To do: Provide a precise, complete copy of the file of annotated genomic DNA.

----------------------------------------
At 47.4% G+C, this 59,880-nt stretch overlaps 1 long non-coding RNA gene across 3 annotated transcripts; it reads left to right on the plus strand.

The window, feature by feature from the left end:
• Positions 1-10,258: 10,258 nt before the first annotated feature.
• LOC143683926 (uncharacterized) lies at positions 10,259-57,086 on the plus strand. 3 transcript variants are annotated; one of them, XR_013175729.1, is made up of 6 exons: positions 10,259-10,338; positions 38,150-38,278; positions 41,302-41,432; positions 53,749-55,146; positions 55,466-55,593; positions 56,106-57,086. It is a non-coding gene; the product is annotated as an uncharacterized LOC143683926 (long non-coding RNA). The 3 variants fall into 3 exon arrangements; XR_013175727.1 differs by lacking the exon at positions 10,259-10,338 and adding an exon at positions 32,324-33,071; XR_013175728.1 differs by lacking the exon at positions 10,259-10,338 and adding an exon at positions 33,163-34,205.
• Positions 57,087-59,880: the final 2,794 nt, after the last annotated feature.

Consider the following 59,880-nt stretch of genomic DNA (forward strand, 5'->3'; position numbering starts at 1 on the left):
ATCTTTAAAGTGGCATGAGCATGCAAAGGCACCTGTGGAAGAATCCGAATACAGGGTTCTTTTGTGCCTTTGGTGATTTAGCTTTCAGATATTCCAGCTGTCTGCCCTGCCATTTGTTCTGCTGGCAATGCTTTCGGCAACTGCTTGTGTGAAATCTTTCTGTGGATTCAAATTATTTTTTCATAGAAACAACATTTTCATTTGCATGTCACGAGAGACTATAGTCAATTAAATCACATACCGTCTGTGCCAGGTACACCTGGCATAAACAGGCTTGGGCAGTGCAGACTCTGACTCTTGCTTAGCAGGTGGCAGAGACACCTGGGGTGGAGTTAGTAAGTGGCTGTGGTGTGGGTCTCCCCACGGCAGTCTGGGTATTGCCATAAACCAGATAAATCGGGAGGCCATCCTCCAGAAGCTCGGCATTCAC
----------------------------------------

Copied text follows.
At 47.4% G+C, this 59,880-nt stretch overlaps 1 long non-coding RNA gene across 3 annotated transcripts; it reads left to right on the plus strand.

The window, feature by feature from the left end:
• Positions 1-10,258: 10,258 nt before the first annotated feature.
• LOC143683926 (uncharacterized) lies at positions 10,259-57,086 on the plus strand. 3 transcript variants are annotated; one of them, XR_013175729.1, is made up of 6 exons: positions 10,259-10,338; positions 38,150-38,278; positions 41,302-41,432; positions 53,749-55,146; positions 55,466-55,593; positions 56,106-57,086. It is a non-coding gene; the product is annotated as an uncharacterized LOC143683926 (long non-coding RNA). The 3 variants fall into 3 exon arrangements; XR_013175727.1 differs by lacking the exon at positions 10,259-10,338 and adding an exon at positions 32,324-33,071; XR_013175728.1 differs by lacking the exon at positions 10,259-10,338 and adding an exon at positions 33,163-34,205.
• Positions 57,087-59,880: the final 2,794 nt, after the last annotated feature.

Consider the following 59,880-nt stretch of genomic DNA (forward strand, 5'->3'; position numbering starts at 1 on the left):
ATCTTTAAAGTGGCATGAGCATGCAAAGGCACCTGTGGAAGAATCCGAATACAGGGTTCTTTTGTGCCTTTGGTGATTTAGCTTTCAGATATTCCAGCTGTCTGCCCTGCCATTTGTTCTGCTGGCAATGCTTTCGGCAACTGCTTGTGTGAAATCTTTCTGTGGATTCAAATTATTTTTTCATAGAAACAACATTTTCATTTGCATGTCACGAGAGACTATAGTCAATTAAATCACATACCGTCTGTGCCAGGTACACCTGGCATAAACAGGCTTGGGCAGTGCAGACTCTGACTCTTGCTTAGCAGGTGGCAGAGACACCTGGGGTGGAGTTAGTAAGTGGCTGTGGTGTGGGTCTCCCCACGGCAGTCTGGGTATTGCCATAAACCAGATAAATCGGGAGGCCATCCTCCAGAAGCTCGGCATTCAC